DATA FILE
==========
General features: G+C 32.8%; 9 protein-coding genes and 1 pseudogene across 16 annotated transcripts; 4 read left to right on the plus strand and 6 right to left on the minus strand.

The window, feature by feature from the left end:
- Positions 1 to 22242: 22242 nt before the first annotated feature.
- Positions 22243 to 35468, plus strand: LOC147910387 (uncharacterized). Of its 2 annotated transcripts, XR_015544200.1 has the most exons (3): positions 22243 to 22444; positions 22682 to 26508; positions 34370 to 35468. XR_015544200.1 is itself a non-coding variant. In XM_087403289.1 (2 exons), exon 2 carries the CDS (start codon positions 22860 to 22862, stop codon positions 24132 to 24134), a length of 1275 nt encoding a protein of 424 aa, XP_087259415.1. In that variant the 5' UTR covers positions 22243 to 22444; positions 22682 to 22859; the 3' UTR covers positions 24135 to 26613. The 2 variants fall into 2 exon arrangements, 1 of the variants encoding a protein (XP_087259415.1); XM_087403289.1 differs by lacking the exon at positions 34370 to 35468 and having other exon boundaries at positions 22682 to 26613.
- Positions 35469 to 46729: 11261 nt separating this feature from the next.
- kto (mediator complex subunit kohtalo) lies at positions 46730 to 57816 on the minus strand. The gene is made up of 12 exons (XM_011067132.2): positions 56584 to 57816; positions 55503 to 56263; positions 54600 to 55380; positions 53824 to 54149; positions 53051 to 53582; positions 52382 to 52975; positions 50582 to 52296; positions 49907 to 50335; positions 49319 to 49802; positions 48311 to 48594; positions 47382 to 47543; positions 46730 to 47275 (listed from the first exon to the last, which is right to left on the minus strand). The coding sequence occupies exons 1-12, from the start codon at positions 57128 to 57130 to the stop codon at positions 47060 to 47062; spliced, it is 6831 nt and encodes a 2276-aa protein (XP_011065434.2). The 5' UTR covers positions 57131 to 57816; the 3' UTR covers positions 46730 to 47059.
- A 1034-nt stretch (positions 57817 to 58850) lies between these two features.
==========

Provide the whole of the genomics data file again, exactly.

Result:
General features: G+C 32.8%; 9 protein-coding genes and 1 pseudogene across 16 annotated transcripts; 4 read left to right on the plus strand and 6 right to left on the minus strand.

The window, feature by feature from the left end:
- Positions 1 to 22242: 22242 nt before the first annotated feature.
- Positions 22243 to 35468, plus strand: LOC147910387 (uncharacterized). Of its 2 annotated transcripts, XR_015544200.1 has the most exons (3): positions 22243 to 22444; positions 22682 to 26508; positions 34370 to 35468. XR_015544200.1 is itself a non-coding variant. In XM_087403289.1 (2 exons), exon 2 carries the CDS (start codon positions 22860 to 22862, stop codon positions 24132 to 24134), a length of 1275 nt encoding a protein of 424 aa, XP_087259415.1. In that variant the 5' UTR covers positions 22243 to 22444; positions 22682 to 22859; the 3' UTR covers positions 24135 to 26613. The 2 variants fall into 2 exon arrangements, 1 of the variants encoding a protein (XP_087259415.1); XM_087403289.1 differs by lacking the exon at positions 34370 to 35468 and having other exon boundaries at positions 22682 to 26613.
- Positions 35469 to 46729: 11261 nt separating this feature from the next.
- kto (mediator complex subunit kohtalo) lies at positions 46730 to 57816 on the minus strand. The gene is made up of 12 exons (XM_011067132.2): positions 56584 to 57816; positions 55503 to 56263; positions 54600 to 55380; positions 53824 to 54149; positions 53051 to 53582; positions 52382 to 52975; positions 50582 to 52296; positions 49907 to 50335; positions 49319 to 49802; positions 48311 to 48594; positions 47382 to 47543; positions 46730 to 47275 (listed from the first exon to the last, which is right to left on the minus strand). The coding sequence occupies exons 1-12, from the start codon at positions 57128 to 57130 to the stop codon at positions 47060 to 47062; spliced, it is 6831 nt and encodes a 2276-aa protein (XP_011065434.2). The 5' UTR covers positions 57131 to 57816; the 3' UTR covers positions 46730 to 47059.
- A 1034-nt stretch (positions 57817 to 58850) lies between these two features.